14 November 2006
In the wake of the Sri Lankan military’s shelling of a camp for internally displaced civilians in Vakarai last week which killed over 40 people and wounded 100, the possibility that the LTTE was using civilians as human shields was promptly raised.
But international ceasefire monitors and other observers who inspected the scene and interviewed survivors reported that there was no evidence of LTTE activity or firing.
Despite this the accusations continues to be levelled and have been embellished in the Colombo based media with claims LTTE cadres being amongst the dead.
At first the ‘human shields’ allegation seemed simply the Sri Lankan government’s kneejerk attempt to evade the moral stigma that could have followed the targeted killing of scores of civilians.
However, a closer examination of the escalation of conflict in the past six months indicates that the accusation the LTTE is using Tamil civilians as human shields is central to Sri Lanka’s unfolding military strategy.
Since April this year the Sinhala establishment has (again) rolled out a set of policies that are clearly intended to punish and terrorise Tamil civilians in LTTE controlled areas.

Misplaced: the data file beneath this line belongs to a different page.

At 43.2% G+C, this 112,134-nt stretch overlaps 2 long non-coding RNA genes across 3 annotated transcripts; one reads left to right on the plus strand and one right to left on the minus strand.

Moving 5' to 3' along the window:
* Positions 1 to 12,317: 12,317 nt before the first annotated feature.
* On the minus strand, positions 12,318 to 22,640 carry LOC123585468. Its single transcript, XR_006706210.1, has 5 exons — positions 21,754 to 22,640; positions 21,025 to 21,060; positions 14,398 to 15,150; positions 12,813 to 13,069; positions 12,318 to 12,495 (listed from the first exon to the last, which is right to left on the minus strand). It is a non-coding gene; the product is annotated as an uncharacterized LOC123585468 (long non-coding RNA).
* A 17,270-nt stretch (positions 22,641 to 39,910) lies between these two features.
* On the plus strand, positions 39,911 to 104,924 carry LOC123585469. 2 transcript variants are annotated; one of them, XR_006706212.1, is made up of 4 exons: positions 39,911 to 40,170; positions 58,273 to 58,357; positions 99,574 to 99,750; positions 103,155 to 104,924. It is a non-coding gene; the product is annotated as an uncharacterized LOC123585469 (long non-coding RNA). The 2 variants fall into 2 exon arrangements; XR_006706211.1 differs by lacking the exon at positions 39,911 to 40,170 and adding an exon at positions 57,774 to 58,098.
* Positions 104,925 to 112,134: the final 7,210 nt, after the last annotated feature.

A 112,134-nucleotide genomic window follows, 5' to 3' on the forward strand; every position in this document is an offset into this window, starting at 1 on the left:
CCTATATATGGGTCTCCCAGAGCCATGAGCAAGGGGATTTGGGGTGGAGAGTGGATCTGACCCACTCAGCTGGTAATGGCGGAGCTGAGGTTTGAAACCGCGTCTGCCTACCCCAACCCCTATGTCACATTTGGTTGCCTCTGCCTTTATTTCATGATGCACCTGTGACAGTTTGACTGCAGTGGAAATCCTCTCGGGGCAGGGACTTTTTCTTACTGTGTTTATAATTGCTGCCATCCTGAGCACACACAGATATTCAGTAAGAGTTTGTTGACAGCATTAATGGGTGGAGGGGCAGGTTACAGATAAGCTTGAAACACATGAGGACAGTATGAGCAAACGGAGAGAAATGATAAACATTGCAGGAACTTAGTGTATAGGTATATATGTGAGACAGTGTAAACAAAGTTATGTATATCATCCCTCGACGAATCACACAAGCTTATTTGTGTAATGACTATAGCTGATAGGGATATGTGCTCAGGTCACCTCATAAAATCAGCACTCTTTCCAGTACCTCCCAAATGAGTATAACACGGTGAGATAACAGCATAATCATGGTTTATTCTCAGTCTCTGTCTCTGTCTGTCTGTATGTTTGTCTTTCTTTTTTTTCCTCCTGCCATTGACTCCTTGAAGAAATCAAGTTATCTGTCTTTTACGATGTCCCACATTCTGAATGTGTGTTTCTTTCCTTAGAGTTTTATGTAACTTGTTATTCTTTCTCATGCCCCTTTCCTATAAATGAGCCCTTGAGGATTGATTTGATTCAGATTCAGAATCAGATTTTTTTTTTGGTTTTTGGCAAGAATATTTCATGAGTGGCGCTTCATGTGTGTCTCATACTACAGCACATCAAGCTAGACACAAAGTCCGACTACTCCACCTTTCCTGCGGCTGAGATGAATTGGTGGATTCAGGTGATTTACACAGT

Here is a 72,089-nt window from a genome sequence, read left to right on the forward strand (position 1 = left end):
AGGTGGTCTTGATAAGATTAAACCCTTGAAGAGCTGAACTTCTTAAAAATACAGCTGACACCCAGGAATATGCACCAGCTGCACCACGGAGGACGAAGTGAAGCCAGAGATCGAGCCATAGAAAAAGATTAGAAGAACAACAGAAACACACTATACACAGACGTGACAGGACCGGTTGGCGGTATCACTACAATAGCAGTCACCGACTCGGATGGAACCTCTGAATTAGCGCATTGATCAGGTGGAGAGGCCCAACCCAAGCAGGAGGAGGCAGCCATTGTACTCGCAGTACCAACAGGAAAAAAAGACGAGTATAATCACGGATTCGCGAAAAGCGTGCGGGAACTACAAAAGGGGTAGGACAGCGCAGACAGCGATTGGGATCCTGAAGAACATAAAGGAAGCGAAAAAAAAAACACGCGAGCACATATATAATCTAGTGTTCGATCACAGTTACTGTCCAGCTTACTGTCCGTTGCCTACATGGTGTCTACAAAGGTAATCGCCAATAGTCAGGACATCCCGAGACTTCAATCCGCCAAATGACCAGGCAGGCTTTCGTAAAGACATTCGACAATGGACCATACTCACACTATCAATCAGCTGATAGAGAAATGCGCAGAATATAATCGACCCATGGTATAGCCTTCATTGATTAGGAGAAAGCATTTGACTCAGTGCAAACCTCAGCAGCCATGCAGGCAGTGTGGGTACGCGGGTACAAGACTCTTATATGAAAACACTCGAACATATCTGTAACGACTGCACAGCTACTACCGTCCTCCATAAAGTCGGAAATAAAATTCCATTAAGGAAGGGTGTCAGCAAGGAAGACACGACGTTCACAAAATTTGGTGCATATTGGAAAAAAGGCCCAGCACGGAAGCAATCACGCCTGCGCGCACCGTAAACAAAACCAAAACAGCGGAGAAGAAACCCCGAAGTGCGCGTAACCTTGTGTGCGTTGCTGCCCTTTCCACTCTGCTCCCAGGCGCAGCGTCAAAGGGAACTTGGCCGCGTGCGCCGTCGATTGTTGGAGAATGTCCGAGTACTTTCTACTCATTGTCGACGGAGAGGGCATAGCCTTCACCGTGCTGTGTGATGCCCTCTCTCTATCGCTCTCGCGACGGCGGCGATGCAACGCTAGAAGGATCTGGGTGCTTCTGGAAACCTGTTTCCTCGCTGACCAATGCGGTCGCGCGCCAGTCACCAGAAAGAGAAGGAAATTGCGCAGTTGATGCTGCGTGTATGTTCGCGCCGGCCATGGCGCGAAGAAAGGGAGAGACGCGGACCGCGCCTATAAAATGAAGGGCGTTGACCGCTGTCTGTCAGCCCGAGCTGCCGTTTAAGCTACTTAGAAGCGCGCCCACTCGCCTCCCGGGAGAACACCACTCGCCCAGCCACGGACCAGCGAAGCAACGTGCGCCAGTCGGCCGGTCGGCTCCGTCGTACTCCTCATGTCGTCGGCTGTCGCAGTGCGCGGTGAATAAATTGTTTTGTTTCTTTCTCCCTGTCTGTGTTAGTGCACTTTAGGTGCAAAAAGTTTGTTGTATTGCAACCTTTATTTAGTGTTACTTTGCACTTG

Embargoes on food, fuel and medicines have been re – imposed on the Vanni and the LTTE controlled areas of the east, including Vaharai while the military has launched air and artilley-strikes on civilians in LTTE controlled areas (besides hitting LTTE positions, that is).
Sixteen bombs slaughtered 51 teenagers on a first aid course in August. Last week the government bombed the environs of Kilinochchi hospital wiping out a family of five.
Targeting and punishing Tamil civilians, in an effort to create ‘war weariness’ is clearly central to Sri Lanka’s new ‘war for peace.’
Accusing the LTTE of using civilians as human shields serves to excuse as necessary and justified every Sri Lankan military attack that results in Tamil civilian casualties.
The claim is doubly useful as it not only shifts the blame onto the LTTE for civilian deaths caused by targeted Sri Lankan attacks, it also undermines the LTTE’s legitimacy as a liberation movement struggling to establish the rights of an oppressed people.
In the past few months the Sri Lankan government has also been gradually creating the conditions in which such accusations can be levelled without proof or being challenged.